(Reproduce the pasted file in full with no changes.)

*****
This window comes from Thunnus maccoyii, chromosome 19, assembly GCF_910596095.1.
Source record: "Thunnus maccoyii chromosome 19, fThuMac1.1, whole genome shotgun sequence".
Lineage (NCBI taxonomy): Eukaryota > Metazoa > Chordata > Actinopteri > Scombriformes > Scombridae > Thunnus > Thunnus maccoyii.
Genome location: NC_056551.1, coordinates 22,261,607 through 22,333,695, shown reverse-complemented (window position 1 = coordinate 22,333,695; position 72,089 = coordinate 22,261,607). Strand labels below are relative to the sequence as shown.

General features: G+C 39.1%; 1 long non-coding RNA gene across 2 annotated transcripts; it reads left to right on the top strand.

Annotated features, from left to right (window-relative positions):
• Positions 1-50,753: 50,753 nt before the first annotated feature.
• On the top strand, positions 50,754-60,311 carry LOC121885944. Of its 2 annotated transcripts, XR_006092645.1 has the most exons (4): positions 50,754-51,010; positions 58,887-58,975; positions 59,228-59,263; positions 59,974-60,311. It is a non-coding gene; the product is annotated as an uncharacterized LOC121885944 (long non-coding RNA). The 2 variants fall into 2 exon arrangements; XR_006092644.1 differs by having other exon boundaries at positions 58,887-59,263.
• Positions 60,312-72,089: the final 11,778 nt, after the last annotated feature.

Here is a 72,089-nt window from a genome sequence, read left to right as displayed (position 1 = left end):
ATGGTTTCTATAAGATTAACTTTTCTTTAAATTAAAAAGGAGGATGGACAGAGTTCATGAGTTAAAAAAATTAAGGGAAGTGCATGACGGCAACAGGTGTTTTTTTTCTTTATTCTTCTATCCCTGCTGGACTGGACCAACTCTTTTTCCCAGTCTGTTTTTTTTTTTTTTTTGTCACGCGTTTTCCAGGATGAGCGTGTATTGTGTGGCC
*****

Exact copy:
This window comes from Thunnus maccoyii, chromosome 19, assembly GCF_910596095.1.
Source record: "Thunnus maccoyii chromosome 19, fThuMac1.1, whole genome shotgun sequence".
Lineage (NCBI taxonomy): Eukaryota > Metazoa > Chordata > Actinopteri > Scombriformes > Scombridae > Thunnus > Thunnus maccoyii.
Genome location: NC_056551.1, coordinates 22,261,607 through 22,333,695, shown reverse-complemented (window position 1 = coordinate 22,333,695; position 72,089 = coordinate 22,261,607). Strand labels below are relative to the sequence as shown.

General features: G+C 39.1%; 1 long non-coding RNA gene across 2 annotated transcripts; it reads left to right on the top strand.

Annotated features, from left to right (window-relative positions):
• Positions 1-50,753: 50,753 nt before the first annotated feature.
• On the top strand, positions 50,754-60,311 carry LOC121885944. Of its 2 annotated transcripts, XR_006092645.1 has the most exons (4): positions 50,754-51,010; positions 58,887-58,975; positions 59,228-59,263; positions 59,974-60,311. It is a non-coding gene; the product is annotated as an uncharacterized LOC121885944 (long non-coding RNA). The 2 variants fall into 2 exon arrangements; XR_006092644.1 differs by having other exon boundaries at positions 58,887-59,263.
• Positions 60,312-72,089: the final 11,778 nt, after the last annotated feature.

Here is a 72,089-nt window from a genome sequence, read left to right as displayed (position 1 = left end):
ATGGTTTCTATAAGATTAACTTTTCTTTAAATTAAAAAGGAGGATGGACAGAGTTCATGAGTTAAAAAAATTAAGGGAAGTGCATGACGGCAACAGGTGTTTTTTTTCTTTATTCTTCTATCCCTGCTGGACTGGACCAACTCTTTTTCCCAGTCTGTTTTTTTTTTTTTTTTGTCACGCGTTTTCCAGGATGAGCGTGTATTGTGTGGCC